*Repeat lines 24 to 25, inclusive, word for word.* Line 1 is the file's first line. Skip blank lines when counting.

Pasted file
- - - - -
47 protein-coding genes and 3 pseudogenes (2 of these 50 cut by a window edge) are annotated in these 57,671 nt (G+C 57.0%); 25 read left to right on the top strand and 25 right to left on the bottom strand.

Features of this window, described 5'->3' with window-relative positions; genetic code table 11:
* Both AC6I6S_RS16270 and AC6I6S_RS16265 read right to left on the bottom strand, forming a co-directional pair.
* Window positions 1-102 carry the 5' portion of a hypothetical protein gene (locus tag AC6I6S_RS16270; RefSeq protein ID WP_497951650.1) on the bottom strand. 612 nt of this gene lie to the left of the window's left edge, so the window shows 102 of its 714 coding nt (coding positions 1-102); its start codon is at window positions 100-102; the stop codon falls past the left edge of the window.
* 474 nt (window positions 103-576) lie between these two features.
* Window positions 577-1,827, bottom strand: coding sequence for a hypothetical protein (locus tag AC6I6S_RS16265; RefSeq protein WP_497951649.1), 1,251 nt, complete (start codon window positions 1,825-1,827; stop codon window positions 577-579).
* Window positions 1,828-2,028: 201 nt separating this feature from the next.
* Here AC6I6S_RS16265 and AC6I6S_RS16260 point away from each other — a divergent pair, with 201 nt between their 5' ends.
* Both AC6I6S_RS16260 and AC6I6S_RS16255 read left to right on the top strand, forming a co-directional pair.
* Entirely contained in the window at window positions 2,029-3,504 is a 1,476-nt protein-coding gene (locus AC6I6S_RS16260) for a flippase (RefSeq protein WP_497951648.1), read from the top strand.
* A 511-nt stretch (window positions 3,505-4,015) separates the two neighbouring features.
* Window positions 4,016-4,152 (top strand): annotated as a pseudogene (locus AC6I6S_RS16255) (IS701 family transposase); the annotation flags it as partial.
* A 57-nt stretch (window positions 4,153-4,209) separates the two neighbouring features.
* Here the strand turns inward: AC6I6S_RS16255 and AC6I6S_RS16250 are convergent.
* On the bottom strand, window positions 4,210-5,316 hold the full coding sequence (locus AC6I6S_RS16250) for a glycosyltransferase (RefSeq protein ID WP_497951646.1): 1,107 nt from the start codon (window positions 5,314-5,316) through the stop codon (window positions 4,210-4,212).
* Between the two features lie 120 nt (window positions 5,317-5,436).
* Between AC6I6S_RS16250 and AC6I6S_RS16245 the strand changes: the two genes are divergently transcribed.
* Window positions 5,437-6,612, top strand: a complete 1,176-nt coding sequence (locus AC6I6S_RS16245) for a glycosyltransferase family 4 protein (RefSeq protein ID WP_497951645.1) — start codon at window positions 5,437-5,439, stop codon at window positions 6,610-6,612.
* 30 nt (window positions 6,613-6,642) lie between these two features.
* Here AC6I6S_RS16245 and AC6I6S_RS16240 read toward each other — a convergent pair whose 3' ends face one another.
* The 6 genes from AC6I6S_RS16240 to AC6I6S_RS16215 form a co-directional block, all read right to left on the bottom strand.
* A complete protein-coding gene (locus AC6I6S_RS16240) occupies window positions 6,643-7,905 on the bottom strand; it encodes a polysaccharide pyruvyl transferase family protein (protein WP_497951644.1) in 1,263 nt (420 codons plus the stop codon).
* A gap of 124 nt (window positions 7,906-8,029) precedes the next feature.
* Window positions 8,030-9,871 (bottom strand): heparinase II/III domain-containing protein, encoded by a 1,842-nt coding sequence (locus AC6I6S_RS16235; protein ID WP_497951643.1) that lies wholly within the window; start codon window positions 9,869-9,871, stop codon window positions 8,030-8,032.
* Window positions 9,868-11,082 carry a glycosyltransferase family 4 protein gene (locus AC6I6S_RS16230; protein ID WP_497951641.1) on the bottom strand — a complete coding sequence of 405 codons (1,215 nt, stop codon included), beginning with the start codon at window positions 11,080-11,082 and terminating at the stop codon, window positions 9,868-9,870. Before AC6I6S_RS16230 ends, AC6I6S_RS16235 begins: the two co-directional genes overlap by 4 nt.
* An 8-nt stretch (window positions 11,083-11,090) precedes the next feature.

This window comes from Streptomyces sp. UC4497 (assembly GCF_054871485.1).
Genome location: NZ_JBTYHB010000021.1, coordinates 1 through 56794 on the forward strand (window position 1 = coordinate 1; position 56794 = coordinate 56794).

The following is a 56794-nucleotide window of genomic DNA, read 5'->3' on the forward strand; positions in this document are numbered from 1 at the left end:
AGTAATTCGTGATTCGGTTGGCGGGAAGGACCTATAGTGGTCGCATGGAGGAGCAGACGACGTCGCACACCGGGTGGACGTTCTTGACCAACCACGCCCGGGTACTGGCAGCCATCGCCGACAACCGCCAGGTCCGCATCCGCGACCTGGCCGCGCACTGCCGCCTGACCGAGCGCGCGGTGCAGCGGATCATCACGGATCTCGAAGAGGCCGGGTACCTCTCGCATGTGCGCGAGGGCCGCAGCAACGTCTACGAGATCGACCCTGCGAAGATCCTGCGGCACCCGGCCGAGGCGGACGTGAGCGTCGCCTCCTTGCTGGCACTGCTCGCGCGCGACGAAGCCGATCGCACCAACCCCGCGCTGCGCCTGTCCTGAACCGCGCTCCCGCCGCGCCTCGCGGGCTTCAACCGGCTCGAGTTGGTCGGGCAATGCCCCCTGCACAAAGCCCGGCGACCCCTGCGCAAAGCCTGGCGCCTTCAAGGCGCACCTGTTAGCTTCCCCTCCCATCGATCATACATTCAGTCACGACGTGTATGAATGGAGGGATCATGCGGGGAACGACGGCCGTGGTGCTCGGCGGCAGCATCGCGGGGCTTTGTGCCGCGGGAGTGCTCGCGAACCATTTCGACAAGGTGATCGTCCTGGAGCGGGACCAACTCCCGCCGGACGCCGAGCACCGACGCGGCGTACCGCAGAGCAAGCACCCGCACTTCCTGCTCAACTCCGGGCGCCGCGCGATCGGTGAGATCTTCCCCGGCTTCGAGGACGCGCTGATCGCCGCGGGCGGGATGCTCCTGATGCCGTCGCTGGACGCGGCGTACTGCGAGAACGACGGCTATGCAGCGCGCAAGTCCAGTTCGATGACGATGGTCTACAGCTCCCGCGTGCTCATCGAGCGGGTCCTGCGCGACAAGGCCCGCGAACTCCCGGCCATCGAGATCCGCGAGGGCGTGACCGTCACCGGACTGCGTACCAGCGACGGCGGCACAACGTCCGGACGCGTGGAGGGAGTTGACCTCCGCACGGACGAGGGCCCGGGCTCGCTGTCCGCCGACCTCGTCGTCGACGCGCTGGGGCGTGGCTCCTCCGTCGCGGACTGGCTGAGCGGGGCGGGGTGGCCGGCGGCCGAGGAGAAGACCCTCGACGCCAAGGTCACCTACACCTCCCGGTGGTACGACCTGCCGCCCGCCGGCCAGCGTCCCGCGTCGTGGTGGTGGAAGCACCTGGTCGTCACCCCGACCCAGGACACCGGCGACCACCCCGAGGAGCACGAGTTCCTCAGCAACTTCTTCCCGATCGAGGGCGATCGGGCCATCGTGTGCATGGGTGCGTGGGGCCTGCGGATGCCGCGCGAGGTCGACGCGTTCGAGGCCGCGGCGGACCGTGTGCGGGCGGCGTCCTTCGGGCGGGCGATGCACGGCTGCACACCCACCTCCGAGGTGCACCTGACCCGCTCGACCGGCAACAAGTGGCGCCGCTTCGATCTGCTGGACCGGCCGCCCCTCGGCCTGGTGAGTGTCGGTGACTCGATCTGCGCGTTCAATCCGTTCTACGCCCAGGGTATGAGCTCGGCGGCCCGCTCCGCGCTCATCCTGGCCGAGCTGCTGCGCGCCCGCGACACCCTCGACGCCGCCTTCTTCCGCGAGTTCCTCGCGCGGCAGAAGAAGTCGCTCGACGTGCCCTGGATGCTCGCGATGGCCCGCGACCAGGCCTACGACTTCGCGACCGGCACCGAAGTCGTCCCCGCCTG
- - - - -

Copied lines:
* Window positions 8,030-9,871 (bottom strand): heparinase II/III domain-containing protein, encoded by a 1,842-nt coding sequence (locus AC6I6S_RS16235; protein ID WP_497951643.1) that lies wholly within the window; start codon window positions 9,869-9,871, stop codon window positions 8,030-8,032.
* Window positions 9,868-11,082 carry a glycosyltransferase family 4 protein gene (locus AC6I6S_RS16230; protein ID WP_497951641.1) on the bottom strand — a complete coding sequence of 405 codons (1,215 nt, stop codon included), beginning with the start codon at window positions 11,080-11,082 and terminating at the stop codon, window positions 9,868-9,870. Before AC6I6S_RS16230 ends, AC6I6S_RS16235 begins: the two co-directional genes overlap by 4 nt.